Over the weekend, President Trump issued an executive memorandum that will give employees the option to suspend the collection of their Social Security payroll taxes. This option will be made available to employees making less than $4,000, pre-tax, over a bi-weekly pay period. The Social Security tax deferral will go into effect on September 1st, and last through the end of 2020. Congress has yet to rule on whether or not the deferred taxes will be forgiven entirely, or if employers and/or employees will be responsible for paying these taxes at a later date. Time & Pay is monitoring the situation, and will help provide guidance to clients after more concrete decisions have been made by congress and the Dept. of the Treasury.
As of 8/27/2020, there has yet to be any further guidance as to whether or not these payroll tax deferrals will be forgiven, or if the employee will owe the deferred taxes in 2021. At this point, Employers are not obligated to offer the payroll tax deferral to their employees, and may choose not to in order to help their employees avoid a larger tax bill come tax season.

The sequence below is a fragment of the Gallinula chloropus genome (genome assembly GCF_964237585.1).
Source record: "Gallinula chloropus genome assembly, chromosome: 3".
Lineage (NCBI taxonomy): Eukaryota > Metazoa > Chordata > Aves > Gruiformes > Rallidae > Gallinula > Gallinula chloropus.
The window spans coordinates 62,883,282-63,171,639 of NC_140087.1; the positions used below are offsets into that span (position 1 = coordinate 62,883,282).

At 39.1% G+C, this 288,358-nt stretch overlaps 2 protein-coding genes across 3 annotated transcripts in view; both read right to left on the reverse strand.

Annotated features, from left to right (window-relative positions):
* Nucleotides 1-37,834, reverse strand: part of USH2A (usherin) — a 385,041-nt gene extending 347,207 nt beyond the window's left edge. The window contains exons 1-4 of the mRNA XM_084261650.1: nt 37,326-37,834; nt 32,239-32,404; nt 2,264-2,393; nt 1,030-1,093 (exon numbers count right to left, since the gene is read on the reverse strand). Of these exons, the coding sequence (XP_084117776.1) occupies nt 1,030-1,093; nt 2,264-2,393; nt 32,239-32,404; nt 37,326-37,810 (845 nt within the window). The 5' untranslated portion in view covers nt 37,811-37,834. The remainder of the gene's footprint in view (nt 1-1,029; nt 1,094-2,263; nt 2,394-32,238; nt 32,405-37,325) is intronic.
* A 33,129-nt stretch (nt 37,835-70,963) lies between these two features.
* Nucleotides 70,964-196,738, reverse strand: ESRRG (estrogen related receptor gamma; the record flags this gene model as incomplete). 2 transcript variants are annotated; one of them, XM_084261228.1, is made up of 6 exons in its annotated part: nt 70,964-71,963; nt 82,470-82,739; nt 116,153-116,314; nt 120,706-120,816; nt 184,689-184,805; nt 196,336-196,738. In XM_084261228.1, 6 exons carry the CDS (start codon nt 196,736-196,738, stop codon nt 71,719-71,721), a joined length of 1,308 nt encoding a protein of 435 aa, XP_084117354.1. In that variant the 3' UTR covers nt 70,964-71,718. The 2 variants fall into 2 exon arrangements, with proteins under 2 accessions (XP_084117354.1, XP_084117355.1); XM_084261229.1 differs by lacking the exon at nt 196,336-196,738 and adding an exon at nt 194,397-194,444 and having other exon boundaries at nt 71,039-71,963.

Indications are that it will be the employer’s responsibility to pay back all deferred payroll through payroll by withholding additional funds from participating employees’ paychecks from 1/1/2021 – 4/1/2021. Interest and penalties will begin to accrue on unpaid taxes starting May 1, 2021. Employers are not required to offer the payroll tax deferral to their employees, although some federal employees have been forced to participate in the deferral program.